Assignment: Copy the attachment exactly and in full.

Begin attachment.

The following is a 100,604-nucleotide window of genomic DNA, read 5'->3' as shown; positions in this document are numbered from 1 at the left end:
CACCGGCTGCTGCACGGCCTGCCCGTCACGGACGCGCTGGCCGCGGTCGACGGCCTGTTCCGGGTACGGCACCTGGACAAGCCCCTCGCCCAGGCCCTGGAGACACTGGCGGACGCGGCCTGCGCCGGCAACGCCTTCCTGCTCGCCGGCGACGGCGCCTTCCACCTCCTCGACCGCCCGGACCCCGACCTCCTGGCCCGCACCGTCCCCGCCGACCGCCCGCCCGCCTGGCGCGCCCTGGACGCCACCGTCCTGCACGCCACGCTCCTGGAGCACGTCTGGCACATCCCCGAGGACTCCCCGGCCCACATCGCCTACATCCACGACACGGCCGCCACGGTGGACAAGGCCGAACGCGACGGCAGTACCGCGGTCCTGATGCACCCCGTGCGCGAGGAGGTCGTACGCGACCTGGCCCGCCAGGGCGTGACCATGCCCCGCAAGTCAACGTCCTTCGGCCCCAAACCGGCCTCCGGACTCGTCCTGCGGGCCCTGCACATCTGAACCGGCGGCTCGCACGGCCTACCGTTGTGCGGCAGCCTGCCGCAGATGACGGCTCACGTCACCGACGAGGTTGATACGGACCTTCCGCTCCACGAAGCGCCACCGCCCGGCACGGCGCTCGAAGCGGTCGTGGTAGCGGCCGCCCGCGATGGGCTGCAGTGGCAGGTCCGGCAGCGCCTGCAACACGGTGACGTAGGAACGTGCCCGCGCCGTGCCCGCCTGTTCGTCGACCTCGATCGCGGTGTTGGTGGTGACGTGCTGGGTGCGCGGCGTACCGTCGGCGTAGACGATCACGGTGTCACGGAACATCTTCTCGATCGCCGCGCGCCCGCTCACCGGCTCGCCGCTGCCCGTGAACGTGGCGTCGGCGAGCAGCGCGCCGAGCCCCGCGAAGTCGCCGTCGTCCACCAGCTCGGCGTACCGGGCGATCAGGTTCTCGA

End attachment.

The following is a 100,604-nucleotide window of genomic DNA, read 5'->3' as shown; positions in this document are numbered from 1 at the left end:
CACCGGCTGCTGCACGGCCTGCCCGTCACGGACGCGCTGGCCGCGGTCGACGGCCTGTTCCGGGTACGGCACCTGGACAAGCCCCTCGCCCAGGCCCTGGAGACACTGGCGGACGCGGCCTGCGCCGGCAACGCCTTCCTGCTCGCCGGCGACGGCGCCTTCCACCTCCTCGACCGCCCGGACCCCGACCTCCTGGCCCGCACCGTCCCCGCCGACCGCCCGCCCGCCTGGCGCGCCCTGGACGCCACCGTCCTGCACGCCACGCTCCTGGAGCACGTCTGGCACATCCCCGAGGACTCCCCGGCCCACATCGCCTACATCCACGACACGGCCGCCACGGTGGACAAGGCCGAACGCGACGGCAGTACCGCGGTCCTGATGCACCCCGTGCGCGAGGAGGTCGTACGCGACCTGGCCCGCCAGGGCGTGACCATGCCCCGCAAGTCAACGTCCTTCGGCCCCAAACCGGCCTCCGGACTCGTCCTGCGGGCCCTGCACATCTGAACCGGCGGCTCGCACGGCCTACCGTTGTGCGGCAGCCTGCCGCAGATGACGGCTCACGTCACCGACGAGGTTGATACGGACCTTCCGCTCCACGAAGCGCCACCGCCCGGCACGGCGCTCGAAGCGGTCGTGGTAGCGGCCGCCCGCGATGGGCTGCAGTGGCAGGTCCGGCAGCGCCTGCAACACGGTGACGTAGGAACGTGCCCGCGCCGTGCCCGCCTGTTCGTCGACCTCGATCGCGGTGTTGGTGGTGACGTGCTGGGTGCGCGGCGTACCGTCGGCGTAGACGATCACGGTGTCACGGAACATCTTCTCGATCGCCGCGCGCCCGCTCACCGGCTCGCCGCTGCCCGTGAACGTGGCGTCGGCGAGCAGCGCGCCGAGCCCCGCGAAGTCGCCGTCGTCCACCAGCTCGGCGTACCGGGCGATCAGGTTCTCGA